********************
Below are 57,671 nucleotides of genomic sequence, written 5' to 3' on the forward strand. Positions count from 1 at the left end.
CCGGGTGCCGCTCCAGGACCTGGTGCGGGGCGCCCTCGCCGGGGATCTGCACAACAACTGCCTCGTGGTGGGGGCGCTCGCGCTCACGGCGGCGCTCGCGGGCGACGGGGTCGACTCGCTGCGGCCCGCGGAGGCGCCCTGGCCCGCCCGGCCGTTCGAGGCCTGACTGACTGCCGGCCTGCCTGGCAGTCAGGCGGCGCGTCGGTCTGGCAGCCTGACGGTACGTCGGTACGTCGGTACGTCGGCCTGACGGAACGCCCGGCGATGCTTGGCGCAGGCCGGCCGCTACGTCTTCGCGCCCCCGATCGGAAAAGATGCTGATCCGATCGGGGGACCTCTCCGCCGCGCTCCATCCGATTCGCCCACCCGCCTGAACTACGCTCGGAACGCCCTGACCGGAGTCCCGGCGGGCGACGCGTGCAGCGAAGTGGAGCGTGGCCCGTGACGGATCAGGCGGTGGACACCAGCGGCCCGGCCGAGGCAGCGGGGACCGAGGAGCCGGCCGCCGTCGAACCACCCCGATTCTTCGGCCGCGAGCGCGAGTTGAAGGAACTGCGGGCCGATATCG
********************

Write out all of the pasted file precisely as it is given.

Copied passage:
Below are 57,671 nucleotides of genomic sequence, written 5' to 3' on the forward strand. Positions count from 1 at the left end.
CCGGGTGCCGCTCCAGGACCTGGTGCGGGGCGCCCTCGCCGGGGATCTGCACAACAACTGCCTCGTGGTGGGGGCGCTCGCGCTCACGGCGGCGCTCGCGGGCGACGGGGTCGACTCGCTGCGGCCCGCGGAGGCGCCCTGGCCCGCCCGGCCGTTCGAGGCCTGACTGACTGCCGGCCTGCCTGGCAGTCAGGCGGCGCGTCGGTCTGGCAGCCTGACGGTACGTCGGTACGTCGGTACGTCGGCCTGACGGAACGCCCGGCGATGCTTGGCGCAGGCCGGCCGCTACGTCTTCGCGCCCCCGATCGGAAAAGATGCTGATCCGATCGGGGGACCTCTCCGCCGCGCTCCATCCGATTCGCCCACCCGCCTGAACTACGCTCGGAACGCCCTGACCGGAGTCCCGGCGGGCGACGCGTGCAGCGAAGTGGAGCGTGGCCCGTGACGGATCAGGCGGTGGACACCAGCGGCCCGGCCGAGGCAGCGGGGACCGAGGAGCCGGCCGCCGTCGAACCACCCCGATTCTTCGGCCGCGAGCGCGAGTTGAAGGAACTGCGGGCCGATATCG